Scarcely do the discussions focus on the safety of learners in schools, except when misfortunes like fire occur. With renewed focus on enhancing access and transition, it is imperative to review the social contexts under which schools operate.

On Friday, acting Education Cabinet Secretary Fred Matiang’i issued a number of directives intended to consolidate gains in revitalising the education sector, among them the safety of learners.

Among others, he directed that all school buses must be painted in a uniform colour — yellow — by March to distinguish them from other vehicles. The objective is to give them identity and make them recognisable, which makes it easy to assist them whenever there is a problem.


However, school principals have raised the question of cash for repainting the buses because they do not have votehead for that.

Given the strict policies on fees and use of government capitation, the Education ministry should explain to schools how to raise the money for that expenditure. Perhaps, the ministry should allocate some funds for that and use relevant government institutions to do the work.

In the same breadth, all school buses will not be allowed to move at night, strictly operating between 6am to 6pm; which directive reinforces the ban already placed on public service vehicles by the National Transport and Safety Authority. There is wisdom in discouraging night travels because they are fraught with perils.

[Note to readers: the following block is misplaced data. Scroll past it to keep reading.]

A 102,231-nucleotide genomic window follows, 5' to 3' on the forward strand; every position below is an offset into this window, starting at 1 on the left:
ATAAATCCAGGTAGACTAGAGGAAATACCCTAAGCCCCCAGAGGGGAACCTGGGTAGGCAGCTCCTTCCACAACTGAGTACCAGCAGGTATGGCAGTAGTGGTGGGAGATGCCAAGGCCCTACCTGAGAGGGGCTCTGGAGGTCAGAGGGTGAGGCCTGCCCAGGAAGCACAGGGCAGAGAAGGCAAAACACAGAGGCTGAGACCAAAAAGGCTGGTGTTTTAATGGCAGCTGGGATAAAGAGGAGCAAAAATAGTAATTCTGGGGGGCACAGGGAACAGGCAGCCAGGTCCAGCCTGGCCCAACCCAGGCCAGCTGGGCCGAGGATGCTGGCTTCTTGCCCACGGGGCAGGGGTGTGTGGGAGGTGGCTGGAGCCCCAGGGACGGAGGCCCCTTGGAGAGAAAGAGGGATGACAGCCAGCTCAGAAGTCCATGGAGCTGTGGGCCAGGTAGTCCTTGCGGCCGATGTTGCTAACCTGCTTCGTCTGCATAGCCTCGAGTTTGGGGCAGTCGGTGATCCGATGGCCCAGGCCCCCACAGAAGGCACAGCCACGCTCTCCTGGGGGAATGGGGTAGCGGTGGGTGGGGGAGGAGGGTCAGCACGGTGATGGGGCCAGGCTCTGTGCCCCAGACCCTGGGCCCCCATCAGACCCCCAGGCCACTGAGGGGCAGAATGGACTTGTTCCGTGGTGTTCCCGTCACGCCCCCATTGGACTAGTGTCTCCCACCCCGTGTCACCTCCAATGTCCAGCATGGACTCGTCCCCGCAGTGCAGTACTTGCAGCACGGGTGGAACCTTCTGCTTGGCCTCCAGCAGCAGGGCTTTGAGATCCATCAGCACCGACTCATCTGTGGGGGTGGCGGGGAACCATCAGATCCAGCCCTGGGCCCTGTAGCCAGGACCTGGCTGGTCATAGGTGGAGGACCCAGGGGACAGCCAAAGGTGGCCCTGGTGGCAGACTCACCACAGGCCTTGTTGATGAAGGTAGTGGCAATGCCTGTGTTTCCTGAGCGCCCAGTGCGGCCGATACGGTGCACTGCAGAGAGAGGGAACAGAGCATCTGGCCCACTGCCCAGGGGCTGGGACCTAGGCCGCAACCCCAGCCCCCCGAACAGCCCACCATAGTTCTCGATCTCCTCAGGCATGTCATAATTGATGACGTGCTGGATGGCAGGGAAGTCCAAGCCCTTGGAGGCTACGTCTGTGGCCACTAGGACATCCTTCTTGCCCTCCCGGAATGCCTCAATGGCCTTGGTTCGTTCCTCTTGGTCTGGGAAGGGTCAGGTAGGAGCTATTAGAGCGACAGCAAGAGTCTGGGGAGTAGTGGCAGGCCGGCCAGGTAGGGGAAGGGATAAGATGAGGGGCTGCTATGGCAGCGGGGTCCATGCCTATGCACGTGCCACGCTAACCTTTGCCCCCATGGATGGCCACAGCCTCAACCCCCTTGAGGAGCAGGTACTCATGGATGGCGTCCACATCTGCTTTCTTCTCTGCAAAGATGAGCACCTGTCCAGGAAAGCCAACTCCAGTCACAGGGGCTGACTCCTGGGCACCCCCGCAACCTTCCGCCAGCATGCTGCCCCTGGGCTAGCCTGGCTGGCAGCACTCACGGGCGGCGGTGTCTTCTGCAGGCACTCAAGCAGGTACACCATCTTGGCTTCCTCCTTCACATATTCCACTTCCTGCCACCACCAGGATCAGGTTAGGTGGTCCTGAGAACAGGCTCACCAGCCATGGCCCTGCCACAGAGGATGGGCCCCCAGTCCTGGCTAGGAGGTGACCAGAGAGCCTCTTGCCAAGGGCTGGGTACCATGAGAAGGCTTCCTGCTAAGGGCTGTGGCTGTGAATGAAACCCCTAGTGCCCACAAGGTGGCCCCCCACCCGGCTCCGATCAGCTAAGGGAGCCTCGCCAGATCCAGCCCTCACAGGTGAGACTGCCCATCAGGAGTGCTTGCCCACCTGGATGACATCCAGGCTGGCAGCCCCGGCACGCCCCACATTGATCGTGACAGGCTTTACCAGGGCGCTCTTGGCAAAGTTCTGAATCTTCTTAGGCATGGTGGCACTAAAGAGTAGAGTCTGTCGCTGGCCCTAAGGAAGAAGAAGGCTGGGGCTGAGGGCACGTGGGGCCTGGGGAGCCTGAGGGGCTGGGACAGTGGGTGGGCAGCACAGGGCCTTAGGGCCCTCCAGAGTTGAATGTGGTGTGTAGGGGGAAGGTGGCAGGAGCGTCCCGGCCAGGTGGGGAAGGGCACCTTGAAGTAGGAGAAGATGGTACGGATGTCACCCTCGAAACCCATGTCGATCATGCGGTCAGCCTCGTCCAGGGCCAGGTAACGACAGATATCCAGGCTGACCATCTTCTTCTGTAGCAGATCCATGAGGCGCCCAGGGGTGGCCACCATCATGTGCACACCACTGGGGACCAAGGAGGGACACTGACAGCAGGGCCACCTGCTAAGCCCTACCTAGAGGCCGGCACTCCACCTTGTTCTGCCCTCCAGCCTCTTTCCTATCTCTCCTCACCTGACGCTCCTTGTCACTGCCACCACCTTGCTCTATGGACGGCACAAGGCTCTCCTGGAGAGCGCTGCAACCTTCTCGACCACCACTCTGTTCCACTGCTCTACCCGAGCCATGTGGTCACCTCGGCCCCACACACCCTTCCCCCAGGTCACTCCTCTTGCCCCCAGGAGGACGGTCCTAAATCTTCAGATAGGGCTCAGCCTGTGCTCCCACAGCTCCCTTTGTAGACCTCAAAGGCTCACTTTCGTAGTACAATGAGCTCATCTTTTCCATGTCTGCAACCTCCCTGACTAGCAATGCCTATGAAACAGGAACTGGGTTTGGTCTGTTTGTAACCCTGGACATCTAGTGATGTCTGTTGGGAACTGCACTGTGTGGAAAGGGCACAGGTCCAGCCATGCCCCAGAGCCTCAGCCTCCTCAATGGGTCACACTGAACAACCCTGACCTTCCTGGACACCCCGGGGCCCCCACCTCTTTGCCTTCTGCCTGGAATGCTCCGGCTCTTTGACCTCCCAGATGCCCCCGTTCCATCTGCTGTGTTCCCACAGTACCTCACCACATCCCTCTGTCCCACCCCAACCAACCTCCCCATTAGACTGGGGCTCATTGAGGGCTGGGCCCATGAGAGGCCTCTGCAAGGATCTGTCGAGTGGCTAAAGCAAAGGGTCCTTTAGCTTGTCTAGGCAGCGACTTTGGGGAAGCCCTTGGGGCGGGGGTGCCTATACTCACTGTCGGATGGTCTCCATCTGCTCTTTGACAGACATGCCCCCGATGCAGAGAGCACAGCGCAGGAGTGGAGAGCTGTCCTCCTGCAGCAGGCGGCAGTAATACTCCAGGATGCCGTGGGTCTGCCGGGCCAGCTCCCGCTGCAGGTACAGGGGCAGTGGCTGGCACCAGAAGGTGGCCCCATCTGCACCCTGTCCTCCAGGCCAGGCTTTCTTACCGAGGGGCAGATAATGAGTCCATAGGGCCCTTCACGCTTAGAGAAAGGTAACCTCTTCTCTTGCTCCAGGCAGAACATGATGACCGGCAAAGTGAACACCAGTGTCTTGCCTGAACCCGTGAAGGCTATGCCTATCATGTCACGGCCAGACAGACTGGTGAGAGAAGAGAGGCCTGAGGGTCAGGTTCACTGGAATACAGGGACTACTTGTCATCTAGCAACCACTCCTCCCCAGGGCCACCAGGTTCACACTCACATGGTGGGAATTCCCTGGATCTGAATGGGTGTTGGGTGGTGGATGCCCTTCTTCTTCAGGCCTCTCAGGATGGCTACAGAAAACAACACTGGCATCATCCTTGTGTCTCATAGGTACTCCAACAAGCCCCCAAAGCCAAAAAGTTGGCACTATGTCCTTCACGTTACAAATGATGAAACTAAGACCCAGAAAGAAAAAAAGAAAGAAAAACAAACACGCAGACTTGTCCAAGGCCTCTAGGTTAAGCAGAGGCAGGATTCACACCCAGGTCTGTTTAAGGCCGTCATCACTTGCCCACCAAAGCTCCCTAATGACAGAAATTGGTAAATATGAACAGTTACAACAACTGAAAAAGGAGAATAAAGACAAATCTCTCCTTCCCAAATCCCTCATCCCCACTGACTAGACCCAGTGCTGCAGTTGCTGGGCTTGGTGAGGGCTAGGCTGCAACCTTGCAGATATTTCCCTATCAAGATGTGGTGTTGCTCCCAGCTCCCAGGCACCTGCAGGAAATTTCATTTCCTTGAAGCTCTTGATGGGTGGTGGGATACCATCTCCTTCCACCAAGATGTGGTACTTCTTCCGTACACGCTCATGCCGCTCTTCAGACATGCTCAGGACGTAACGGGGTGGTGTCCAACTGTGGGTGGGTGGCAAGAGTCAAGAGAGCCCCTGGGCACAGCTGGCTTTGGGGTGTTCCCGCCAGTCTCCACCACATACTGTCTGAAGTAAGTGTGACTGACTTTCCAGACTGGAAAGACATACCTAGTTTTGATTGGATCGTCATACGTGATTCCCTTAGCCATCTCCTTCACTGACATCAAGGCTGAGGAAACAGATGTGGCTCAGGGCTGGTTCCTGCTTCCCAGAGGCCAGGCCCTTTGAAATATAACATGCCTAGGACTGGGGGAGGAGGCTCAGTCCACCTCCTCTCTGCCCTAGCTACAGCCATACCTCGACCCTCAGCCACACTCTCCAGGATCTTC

We have seen school buses involved in road accidents at night. But that does not mean it is the panacea to mayhem on the road.


Of concern, however, is a situation where the buses may be caught in traffic long jams and unable to reach their destinations before the designated time — do the buses stop immediately? And what happens to the students? What happens to school buses in Nairobi, which are often caught in the perennial city gridlock?

The ministry should issue proper guidelines to clarify the grey areas and make it possible for the schools to enforce the directives.

We need to talk about money and how to ensure that we remain financially stable